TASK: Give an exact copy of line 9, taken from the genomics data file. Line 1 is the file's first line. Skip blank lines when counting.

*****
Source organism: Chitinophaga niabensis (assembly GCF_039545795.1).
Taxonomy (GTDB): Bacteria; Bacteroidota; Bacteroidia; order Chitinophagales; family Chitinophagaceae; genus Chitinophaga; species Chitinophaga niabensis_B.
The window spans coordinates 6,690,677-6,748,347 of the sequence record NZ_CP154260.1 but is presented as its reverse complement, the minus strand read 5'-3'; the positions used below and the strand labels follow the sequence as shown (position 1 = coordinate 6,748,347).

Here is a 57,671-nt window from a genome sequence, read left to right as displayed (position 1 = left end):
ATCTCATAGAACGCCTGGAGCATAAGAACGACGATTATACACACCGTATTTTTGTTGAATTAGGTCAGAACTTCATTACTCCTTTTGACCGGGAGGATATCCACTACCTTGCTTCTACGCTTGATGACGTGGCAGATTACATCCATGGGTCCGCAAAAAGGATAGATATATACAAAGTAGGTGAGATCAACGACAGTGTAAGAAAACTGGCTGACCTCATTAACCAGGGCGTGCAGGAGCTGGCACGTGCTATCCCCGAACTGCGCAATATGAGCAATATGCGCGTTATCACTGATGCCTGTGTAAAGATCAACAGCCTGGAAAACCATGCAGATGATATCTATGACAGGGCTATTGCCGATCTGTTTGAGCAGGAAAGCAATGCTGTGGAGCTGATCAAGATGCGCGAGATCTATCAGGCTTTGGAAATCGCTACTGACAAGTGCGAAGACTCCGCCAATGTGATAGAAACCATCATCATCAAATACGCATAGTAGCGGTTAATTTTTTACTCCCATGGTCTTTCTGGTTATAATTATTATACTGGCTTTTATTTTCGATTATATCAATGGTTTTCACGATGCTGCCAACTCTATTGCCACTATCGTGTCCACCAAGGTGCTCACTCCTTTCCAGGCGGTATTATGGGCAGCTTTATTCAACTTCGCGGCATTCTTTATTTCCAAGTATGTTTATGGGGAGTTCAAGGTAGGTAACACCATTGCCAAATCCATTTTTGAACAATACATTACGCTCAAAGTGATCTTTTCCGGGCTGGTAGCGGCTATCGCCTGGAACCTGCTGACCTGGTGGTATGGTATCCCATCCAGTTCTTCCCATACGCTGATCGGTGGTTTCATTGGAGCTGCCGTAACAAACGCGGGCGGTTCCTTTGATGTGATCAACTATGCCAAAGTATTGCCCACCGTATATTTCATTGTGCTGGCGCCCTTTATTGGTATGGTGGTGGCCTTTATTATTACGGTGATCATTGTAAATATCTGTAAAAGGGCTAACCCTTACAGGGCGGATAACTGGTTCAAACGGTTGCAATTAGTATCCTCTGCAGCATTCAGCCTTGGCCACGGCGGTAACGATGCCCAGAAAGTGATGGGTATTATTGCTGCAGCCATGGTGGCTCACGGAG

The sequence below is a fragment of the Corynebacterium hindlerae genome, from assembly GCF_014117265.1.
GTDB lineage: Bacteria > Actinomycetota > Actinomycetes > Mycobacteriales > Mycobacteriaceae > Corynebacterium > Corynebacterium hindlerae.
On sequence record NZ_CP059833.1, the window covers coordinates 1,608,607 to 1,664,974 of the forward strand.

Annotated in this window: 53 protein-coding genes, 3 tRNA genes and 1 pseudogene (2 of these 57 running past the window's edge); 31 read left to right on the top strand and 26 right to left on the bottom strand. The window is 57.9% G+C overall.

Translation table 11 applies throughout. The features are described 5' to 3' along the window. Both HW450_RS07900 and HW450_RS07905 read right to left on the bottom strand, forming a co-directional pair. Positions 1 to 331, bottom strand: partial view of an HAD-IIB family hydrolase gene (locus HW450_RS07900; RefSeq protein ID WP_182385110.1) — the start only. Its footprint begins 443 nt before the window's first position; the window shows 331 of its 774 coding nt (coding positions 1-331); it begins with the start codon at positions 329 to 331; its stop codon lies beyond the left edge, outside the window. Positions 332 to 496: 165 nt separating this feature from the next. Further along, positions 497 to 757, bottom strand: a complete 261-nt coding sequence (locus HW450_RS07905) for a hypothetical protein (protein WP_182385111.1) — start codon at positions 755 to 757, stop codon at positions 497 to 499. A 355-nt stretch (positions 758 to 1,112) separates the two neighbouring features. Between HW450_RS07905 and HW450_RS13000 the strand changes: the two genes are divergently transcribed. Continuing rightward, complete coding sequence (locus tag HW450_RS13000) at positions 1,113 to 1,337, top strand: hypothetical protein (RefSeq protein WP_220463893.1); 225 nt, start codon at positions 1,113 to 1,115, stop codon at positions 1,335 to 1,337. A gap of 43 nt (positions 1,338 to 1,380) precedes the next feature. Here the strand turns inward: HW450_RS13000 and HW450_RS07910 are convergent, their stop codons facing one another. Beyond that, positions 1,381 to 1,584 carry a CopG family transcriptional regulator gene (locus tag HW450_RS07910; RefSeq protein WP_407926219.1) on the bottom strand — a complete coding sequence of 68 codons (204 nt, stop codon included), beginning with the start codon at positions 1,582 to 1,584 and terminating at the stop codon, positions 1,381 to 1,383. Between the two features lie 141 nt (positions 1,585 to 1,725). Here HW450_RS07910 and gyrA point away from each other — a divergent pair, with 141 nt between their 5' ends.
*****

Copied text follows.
Annotated in this window: 53 protein-coding genes, 3 tRNA genes and 1 pseudogene (2 of these 57 running past the window's edge); 31 read left to right on the top strand and 26 right to left on the bottom strand. The window is 57.9% G+C overall.